Newspaper article International Herald Tribune

Radical Shift for U.S. Patients on Cholesterol Drugs ; Those Told to Take Statins to Lower a High Count Will No Longer Be Given Targets

Newspaper article International Herald Tribune

Radical Shift for U.S. Patients on Cholesterol Drugs ; Those Told to Take Statins to Lower a High Count Will No Longer Be Given Targets

Article excerpt

Patients on statins will no longer need to lower their cholesterol levels to numerical targets. Simply taking the right dose will be sufficient, experts say.

The United States' leading heart organizations have released new guidelines that will fundamentally reshape the use of cholesterol- lowering statin medicines, which are now prescribed for a quarter of Americans over 40. Patients on statins will no longer need to lower their cholesterol levels to specific numerical targets monitored by regular blood tests, as has been recommended for decades. Simply taking the right dose of a statin will be sufficient, the guidelines say.

The new approach announced Tuesday divides people needing treatment into two broad risk categories. Those at high risk because, for example, they have diabetes or have had a heart attack should take a statin except in rare cases. People with extremely high levels of the harmful cholesterol known as LDL -- 190 or higher -- should also be prescribed statins. In the past, people in these categories would also have been told to get their LDL down to 70, something no longer required.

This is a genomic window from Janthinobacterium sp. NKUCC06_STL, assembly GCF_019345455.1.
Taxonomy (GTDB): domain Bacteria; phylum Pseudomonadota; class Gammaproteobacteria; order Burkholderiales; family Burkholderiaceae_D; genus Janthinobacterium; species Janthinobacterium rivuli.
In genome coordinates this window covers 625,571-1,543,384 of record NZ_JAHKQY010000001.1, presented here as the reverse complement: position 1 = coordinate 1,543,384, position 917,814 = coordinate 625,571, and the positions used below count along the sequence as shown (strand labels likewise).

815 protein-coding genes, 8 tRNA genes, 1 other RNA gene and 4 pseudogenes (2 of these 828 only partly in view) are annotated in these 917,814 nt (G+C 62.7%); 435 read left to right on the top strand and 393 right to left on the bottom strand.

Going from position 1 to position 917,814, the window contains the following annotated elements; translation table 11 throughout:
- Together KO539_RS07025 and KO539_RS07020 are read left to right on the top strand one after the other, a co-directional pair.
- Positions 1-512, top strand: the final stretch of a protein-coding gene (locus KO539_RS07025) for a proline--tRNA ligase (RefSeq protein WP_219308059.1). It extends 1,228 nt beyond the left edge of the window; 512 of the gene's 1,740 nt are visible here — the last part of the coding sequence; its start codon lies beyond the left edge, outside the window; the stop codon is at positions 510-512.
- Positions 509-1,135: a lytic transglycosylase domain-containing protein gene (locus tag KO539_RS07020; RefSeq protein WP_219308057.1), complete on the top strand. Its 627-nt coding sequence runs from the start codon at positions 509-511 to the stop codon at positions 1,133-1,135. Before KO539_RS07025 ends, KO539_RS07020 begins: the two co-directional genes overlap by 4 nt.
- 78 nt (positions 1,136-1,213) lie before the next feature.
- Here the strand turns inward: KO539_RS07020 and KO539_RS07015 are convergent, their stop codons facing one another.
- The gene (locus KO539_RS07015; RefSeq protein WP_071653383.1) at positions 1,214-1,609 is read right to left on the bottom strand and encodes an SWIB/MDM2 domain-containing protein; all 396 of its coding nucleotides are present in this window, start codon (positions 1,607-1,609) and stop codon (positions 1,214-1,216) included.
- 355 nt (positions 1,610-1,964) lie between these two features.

Everyone else should be considered for a statin if his or her risk of a heart attack or stroke in the next 10 years is at least 7.5 percent. Doctors are advised to use a new risk calculator that factors in blood pressure, age and total cholesterol levels, among other things.

"Now one in four Americans over 40 will be saying, 'Should I be taking this anymore?"' said Dr. Harlan M. Krumholz, a cardiologist and professor of medicine at Yale who was not on the guidelines committee.

The new guidelines, formulated by the American Heart Association and the American College of Cardiology and based on a four-year review of the evidence, simplify the current complex, five-step process for evaluating who needs to take statins. In a significant departure, the new method also counts strokes as well as heart attacks in its risk calculations, a step that will probably make some additional people candidates for the drugs.

It is not clear whether more or fewer people will end up taking the drugs under the new guidelines, experts said. …

Search by... Author
Show... All Results Primary Sources Peer-reviewed

Oops!

An unknown error has occurred. Please click the button below to reload the page. If the problem persists, please try again in a little while.